LP secondaries deal volume in 2021
Source: Evercore Secondary Market Survey Results
In addition to some $1 billion-plus LP portfolios coming to market from the likes of Harvard Management Company, some smaller portfolios are hitting the secondaries market for the first time as investors seek to manage their private equity exposure. In April, for example, affiliate title Buyouts reported that Houston Firefighters’ Relief and Retirement Fund is holding its first-ever sale of stakes in PE funds as it works to manage its allocation.
However, market volatility and price uncertainty could dampen LP secondaries’ rebound in a way that may not affect GP-led transactions. “The growth of the GP-led space is driven by a set of motivations and incentives that are going to be there year after year,” Jeffrey Keay, a managing director at HarbourVest Partners, tells PEI. “There’s a higher level of visibility and predictability on that growth because general partners are now viewing the GP-led space as a viable alternative to traditional exit paths… I think there’s a strong case to be made that growth in the GP-led space will be more of a straight line up and to the right than the LP-led market.”
Whatever growth paths LP and GP-led deals follow, investors are bullish about the secondaries market’s future – 86 percent of LPs expect the PE secondaries market to expand over the next three years, according to Coller Capital’s Global Private Equity Barometer, Winter 2021-22.
3. PE’s investor base could widen
A further area earmarked for expansion is private equity’s investor base. EY’s 2022 Global Private Equity Survey found that 46 percent of managers are seeking to increase the amount of capital they raise from wealth and retail channels. The opportunity is vast: research by Morgan Stanley and Oliver Wyman indicates that high-net-worth investors could allocate an additional 5 percent of their portfolios to private markets by 2025, representing some $1.5 trillion in AUM, as “high entry barriers, such as illiquidity, high minimum thresholds and limited diversification” are overcome.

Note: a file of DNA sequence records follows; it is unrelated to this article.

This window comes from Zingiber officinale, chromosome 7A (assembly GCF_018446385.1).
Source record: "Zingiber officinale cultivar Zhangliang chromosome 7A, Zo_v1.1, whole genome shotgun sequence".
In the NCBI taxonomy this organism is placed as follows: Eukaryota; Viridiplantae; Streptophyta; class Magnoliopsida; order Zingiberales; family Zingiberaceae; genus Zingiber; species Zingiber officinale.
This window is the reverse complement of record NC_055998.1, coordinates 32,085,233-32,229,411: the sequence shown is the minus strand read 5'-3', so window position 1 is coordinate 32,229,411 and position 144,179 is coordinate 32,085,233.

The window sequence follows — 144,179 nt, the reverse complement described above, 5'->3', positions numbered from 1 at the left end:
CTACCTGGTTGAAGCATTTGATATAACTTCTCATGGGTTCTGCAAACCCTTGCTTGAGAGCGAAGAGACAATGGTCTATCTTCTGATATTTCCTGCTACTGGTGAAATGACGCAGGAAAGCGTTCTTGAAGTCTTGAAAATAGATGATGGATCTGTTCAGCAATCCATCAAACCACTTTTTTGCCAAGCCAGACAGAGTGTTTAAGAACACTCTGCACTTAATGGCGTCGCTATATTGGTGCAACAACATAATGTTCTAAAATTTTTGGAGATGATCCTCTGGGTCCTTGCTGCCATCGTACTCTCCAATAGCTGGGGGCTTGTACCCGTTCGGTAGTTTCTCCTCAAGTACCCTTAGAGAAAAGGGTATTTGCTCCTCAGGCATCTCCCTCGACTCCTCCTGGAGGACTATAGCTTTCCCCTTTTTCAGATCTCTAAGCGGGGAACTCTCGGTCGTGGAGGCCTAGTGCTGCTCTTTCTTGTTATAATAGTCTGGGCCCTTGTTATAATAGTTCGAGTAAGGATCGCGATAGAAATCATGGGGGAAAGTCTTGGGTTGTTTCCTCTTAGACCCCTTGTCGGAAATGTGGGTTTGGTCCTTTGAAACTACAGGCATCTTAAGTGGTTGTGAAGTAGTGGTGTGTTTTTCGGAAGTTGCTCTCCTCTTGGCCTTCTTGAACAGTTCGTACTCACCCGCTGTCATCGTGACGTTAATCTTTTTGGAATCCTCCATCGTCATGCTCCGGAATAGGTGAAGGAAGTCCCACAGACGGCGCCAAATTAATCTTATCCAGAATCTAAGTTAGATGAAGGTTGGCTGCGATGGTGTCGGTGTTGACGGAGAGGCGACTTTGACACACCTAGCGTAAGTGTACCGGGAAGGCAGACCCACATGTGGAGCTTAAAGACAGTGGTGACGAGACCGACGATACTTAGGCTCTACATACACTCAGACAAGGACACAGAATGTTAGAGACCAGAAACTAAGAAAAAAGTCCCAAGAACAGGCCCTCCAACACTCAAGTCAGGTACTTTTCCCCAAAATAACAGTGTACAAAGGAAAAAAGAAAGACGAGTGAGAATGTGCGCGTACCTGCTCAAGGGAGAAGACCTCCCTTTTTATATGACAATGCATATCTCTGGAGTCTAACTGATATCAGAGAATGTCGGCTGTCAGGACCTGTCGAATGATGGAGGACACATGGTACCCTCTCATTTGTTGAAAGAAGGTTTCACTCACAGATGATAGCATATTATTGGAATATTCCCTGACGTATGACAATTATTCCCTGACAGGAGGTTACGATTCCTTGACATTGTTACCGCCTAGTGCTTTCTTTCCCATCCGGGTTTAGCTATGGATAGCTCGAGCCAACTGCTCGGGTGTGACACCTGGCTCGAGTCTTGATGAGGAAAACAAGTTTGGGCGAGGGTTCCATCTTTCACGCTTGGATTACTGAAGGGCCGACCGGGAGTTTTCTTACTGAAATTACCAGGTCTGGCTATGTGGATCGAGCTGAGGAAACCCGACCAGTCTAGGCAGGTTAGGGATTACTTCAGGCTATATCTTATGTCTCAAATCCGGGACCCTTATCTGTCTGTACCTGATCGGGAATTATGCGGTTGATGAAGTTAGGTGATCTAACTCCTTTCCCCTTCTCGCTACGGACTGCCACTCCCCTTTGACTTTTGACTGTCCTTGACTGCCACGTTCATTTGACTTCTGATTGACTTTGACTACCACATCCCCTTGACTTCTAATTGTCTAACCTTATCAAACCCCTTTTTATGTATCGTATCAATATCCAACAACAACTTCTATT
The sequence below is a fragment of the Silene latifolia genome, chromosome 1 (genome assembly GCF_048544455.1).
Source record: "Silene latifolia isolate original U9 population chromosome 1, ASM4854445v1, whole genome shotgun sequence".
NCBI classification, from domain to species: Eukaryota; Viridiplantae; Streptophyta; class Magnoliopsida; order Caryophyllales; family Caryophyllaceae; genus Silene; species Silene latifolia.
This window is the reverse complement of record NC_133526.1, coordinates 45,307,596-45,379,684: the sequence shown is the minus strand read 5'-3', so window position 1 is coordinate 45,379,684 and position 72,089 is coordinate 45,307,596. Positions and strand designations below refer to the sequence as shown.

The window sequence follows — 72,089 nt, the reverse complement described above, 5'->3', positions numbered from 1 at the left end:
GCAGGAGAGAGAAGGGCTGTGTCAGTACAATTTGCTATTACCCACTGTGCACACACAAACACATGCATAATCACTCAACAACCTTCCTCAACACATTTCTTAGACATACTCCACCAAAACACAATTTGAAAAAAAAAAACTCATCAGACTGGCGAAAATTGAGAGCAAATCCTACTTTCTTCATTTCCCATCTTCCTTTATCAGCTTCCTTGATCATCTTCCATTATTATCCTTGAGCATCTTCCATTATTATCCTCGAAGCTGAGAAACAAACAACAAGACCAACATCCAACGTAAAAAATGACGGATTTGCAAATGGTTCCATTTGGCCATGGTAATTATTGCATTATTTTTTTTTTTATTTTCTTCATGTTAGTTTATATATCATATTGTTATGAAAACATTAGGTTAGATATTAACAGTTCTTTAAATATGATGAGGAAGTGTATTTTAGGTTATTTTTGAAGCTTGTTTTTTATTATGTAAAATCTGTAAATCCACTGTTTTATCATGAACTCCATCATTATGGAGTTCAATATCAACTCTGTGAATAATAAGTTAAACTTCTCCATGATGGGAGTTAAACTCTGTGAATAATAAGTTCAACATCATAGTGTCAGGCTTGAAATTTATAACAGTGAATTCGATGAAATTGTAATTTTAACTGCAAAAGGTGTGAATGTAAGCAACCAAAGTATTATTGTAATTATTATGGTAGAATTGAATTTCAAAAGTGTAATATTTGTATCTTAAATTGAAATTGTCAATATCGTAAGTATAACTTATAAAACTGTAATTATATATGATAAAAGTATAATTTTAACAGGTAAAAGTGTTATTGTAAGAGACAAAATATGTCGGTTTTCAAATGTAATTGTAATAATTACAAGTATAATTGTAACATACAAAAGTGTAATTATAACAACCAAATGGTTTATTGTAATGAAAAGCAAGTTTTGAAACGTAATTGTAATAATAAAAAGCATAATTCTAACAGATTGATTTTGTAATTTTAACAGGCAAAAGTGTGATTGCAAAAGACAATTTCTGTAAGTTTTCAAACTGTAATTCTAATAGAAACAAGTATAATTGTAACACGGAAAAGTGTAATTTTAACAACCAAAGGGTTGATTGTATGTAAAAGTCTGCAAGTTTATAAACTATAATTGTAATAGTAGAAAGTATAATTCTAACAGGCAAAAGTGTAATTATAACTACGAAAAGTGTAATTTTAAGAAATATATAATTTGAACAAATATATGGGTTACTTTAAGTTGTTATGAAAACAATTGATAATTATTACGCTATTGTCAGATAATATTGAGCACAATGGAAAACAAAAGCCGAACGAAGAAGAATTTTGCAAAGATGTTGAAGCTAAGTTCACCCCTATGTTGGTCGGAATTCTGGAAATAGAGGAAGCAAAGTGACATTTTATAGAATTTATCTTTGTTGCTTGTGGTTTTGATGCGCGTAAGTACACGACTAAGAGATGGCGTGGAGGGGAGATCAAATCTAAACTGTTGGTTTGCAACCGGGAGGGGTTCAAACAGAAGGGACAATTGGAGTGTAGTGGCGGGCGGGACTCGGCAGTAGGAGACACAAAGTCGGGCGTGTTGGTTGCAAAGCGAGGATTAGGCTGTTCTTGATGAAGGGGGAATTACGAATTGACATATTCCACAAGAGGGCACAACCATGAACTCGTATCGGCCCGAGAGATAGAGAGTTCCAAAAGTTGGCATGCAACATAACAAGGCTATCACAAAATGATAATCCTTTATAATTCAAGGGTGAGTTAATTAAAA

Regulatory changes are also helping to ease investor access to illiquid assets. This includes the launch of the long-term asset fund by the UK’s Financial Conduct Authority last year. This open-end fund structure is targeted at investors such as defined contribution pension schemes and HNW individuals and aims to “facilitate an environment where investors that wish to invest in productive finance assets can do so”.
Yet, cultural barriers may need to be addressed if the alternative assets industry is to fully unlock capital outside its traditional investor base. Gavin Haran, head of policy for asset management at Macfarlanes, says: “DC scheme trustees have a bit of an aversion to private equity and private assets because they sense they are quite risky, the fees are quite high, they don’t know whether the returns are going to match the costs, and they are just unfamiliar. There is a bit of a cultural shift that needs to take place.”